PhoneShop: A secretly inspired British sitcom

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It’s had only modest success, but PhoneShop’s refusal to pander to an audience is what’s kept it fresh.

Ever watched PhoneShop? According to the viewing figures, you probably haven’t. The show premiered to audience numbers lower than the E4 average back in 2010, and things haven’t improved significantly since then – it’s still a sitcom with such apparently cult appeal that it’s a wonder E4 has taken it as far as three series. But thank God it has – the most-watched British comedies currently flooding the airwaves are largely dire (Mrs Brown’s Boys or Miranda, anyone?); PhoneShop, on the other hand, has invention up its sleeve.

Set on a typical UK high street, PhoneShop mixes the mundane with the absurd. It also wields the c-word like it’s an art form

Told through the eyes of Tom Bennett’s PhoneShop salesman, Christopher, who four years later is still being referred to as ‘Newman’, PhoneShop mixes the mundane with the absurd. The setting is a typical UK high street, but scenarios involve proud PhoneShop players Ashley and Jerwayne (Andrew Brooke and Javone Prince, the standouts) pimping themselves to ‘mature’ women for money, or the team faking a charity event by disguising manager Lance (Martin Trenaman) as a Chilean miner. It relies on heavy improvisation from the cast, something that’s often hit and miss, but which forms the comedic backbone of this show. It also wields the c-word like it’s an art form (“CHEERIO, CAHHHHHHNNNNT”).

Creator Phil Bowker has gone on record as saying he wants viewers to really, really love or really, really hate, but never remain indifferent to, PhoneShop. Indeed, the show can provoke strong reactions – the Arts Desk has called it “uninspiring”, while the Guardian last year lauded it as “hilarious”, at the same time pondering why the programme didn’t have a greater fanbase. For one reason or another, there hasn’t been much love or hate from audiences – for the most part, there’s only been a modest level of interest.

phoneshop ashley jerwayne

It’s not without reason. PhoneShop’s home is E4, something of a battleground for new comedy, and it’s difficult to calculate the show’s target demographic in the way that E4 teen sitcom The Inbetweeners was easily classifiable and comfortably transferable to the mainstream. PhoneShop is a juvenile comedy about adults, all of whom have humdrum, adult concerns (a fear of growing old plagues Jerwayne and Ashley, with Ashley’s growing bald spot a recurring tragicomic gag).

The language and mix of comedy styles can be jarring, but there are episodes here that put most modern comedies to shame

The language and mix of comedy styles, too, can be jarring – Ashley and Jerwayne speak in almost incomprehensible ‘Jafaican’ accents, while Tom Bennett is a quieter, Gervais-esque performer in a sitcom that veers from broad comedy to outlandishly weird humour. Opposite Bennett’s Christopher is pay-as-you-go saleswoman Janine, with Emma Fryer playing the character as if she were in another, altogether quirkier show. There are also, admittedly, whole episodes that fall flat – the series three closer, Do The Music, for instance, felt inessential and featured skits that ran for too long. But there are even more episodes that put most modern comedies to shame.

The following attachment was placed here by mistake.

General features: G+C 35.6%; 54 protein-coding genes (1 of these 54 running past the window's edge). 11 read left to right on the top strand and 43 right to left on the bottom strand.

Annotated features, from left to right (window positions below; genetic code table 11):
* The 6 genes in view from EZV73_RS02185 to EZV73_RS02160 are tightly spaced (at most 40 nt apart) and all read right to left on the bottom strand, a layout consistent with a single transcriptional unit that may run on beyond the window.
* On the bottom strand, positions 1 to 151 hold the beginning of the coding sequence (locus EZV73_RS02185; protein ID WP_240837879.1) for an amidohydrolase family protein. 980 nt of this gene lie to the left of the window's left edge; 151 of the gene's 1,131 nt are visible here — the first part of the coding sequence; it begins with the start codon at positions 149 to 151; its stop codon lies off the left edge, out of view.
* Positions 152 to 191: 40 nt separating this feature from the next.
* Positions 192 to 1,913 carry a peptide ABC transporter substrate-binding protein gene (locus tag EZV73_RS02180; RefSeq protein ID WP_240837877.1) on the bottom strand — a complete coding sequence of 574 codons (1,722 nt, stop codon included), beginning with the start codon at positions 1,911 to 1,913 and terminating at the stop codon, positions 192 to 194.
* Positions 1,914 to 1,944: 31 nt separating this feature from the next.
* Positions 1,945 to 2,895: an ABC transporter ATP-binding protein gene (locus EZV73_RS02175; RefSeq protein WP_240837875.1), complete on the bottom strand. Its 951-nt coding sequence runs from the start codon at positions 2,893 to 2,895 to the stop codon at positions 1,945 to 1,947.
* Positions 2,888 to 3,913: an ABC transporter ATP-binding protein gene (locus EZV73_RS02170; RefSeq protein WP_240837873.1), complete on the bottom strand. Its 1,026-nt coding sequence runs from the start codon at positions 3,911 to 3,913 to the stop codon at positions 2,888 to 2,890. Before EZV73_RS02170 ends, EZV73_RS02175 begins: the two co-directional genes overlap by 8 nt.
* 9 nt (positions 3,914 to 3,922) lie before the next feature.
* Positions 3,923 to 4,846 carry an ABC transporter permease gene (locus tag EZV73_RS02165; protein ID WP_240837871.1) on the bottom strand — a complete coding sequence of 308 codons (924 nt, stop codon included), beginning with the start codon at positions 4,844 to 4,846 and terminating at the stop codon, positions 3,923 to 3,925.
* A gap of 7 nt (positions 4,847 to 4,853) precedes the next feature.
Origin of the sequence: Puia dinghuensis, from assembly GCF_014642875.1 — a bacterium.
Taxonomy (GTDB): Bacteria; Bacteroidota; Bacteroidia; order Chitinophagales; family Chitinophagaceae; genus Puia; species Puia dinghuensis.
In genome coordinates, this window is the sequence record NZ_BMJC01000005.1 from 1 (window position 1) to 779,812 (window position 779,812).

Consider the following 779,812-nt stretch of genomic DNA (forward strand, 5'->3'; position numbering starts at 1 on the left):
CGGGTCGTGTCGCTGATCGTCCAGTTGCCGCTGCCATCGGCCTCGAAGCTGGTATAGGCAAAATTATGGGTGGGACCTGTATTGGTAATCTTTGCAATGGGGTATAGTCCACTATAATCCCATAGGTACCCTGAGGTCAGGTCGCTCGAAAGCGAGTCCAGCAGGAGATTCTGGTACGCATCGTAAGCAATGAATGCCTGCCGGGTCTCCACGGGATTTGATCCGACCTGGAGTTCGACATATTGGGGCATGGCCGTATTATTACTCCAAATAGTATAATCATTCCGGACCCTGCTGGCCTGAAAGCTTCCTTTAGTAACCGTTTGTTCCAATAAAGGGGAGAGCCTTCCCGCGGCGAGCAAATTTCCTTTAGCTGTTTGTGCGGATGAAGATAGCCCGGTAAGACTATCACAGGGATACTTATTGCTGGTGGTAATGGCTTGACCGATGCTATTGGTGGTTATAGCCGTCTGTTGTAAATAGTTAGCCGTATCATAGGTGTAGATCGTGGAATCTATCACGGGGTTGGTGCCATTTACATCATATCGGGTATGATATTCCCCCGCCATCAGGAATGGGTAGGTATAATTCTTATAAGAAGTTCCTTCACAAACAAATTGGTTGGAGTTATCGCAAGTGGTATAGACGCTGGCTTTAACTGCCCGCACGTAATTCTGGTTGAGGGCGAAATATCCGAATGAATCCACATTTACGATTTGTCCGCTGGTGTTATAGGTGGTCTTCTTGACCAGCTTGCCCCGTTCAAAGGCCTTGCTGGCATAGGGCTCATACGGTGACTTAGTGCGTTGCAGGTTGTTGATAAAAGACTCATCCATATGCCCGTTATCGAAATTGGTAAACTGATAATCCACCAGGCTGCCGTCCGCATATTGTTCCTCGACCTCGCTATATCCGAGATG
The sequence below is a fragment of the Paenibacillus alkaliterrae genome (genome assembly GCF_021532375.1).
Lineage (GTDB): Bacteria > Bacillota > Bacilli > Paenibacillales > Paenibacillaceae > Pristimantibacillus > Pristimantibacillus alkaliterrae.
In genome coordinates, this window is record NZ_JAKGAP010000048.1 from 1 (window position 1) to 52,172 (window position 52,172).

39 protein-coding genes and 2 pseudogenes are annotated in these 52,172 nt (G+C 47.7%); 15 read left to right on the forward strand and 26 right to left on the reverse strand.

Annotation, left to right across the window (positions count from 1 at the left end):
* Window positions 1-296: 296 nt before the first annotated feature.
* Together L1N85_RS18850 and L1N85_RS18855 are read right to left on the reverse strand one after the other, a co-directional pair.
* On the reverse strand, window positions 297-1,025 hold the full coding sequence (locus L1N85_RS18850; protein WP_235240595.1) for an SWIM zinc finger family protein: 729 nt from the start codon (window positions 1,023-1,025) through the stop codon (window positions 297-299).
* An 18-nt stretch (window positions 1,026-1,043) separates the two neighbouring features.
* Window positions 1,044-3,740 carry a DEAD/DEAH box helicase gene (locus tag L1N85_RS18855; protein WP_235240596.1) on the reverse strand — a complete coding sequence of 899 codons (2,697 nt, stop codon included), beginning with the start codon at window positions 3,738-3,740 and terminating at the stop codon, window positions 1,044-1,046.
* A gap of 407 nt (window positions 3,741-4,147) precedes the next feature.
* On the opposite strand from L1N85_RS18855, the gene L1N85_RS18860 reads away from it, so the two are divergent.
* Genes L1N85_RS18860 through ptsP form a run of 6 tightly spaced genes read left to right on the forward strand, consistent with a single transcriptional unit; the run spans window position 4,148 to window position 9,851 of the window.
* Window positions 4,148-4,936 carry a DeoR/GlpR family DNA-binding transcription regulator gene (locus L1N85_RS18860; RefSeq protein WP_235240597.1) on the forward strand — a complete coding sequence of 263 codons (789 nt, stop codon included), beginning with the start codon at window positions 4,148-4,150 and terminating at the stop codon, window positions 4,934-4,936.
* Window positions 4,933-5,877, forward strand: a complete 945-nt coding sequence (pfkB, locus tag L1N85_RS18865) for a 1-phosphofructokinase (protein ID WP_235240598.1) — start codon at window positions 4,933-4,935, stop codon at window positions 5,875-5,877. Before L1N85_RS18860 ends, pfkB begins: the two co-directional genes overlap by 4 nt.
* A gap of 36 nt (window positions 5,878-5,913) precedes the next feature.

Take Baking Bad, the series three opener that took the hokey sitcom staple of characters accidentally ingesting drugs and played it out with manic energy and a melding of the surreal and the actual. “I done a fart; I didn’t know what it was, I started crying cos I couldn’t understand it,” moans Ashley under the influence of Lance’s potent hash cakes. Meanwhile clean-cut Christopher, ostensibly our straight-laced guide through all this nonsense, reacts by turning aggressive addict within minutes, stealing plastic display phones to fund his habit and taking a junkie girlfriend he finds at the bus station.

More on UK comedy: What is happening to the British sitcom?

PhoneShop Baking Bad

At a time when all comedies seem to require a ‘purpose’ to justify their own existence, PhoneShop is comfortably chiefly funny for funny’s sake (though look closer, and you may see your own life paralleled in those of the main characters). There’s no preachy moralising, and there’s no overarching storyline – episodes could be shuffled at random and nothing would be lost to newcomers. This apparent disregard for modern comedic standards is part of PhoneShop’s charm, but most winning is its underdog quality: there are no stars here, the closest to a ‘name’ being Martin Trenaman, who played Simon’s father in The Inbetweeners, or Kayvan ‘Fonejacker’ Novak, who cameos as a boisterous salesman and head of the Elite Selling Krew.

The show panders to nobody, while Bowker and cast flesh things out with minute observations and ingenious wordplay

The premise of PhoneShop is deceptively simple, and maybe the on-surface basic dryness of the concept is why the show remains somewhat underground. But it belongs there, most probably. Success has turned a great deal of promising British comedies into ghosts of themselves, as they suddenly try to pander to an audience demanding more of the same (Little Britain and Gavin and Stacey are two recent examples that come to mind). PhoneShop began as a show seemingly not destined for enormous popularity, and it’s continued as something that’s pandered to nobody, with Bowker and the cast fleshing out thin plots with minute comic observations and ingenious wordplay. It’s an inspired British comedy, even if only in secret.

 

More on comedy: Five best Brit comedies you (probably) haven’t seen
All images: E4

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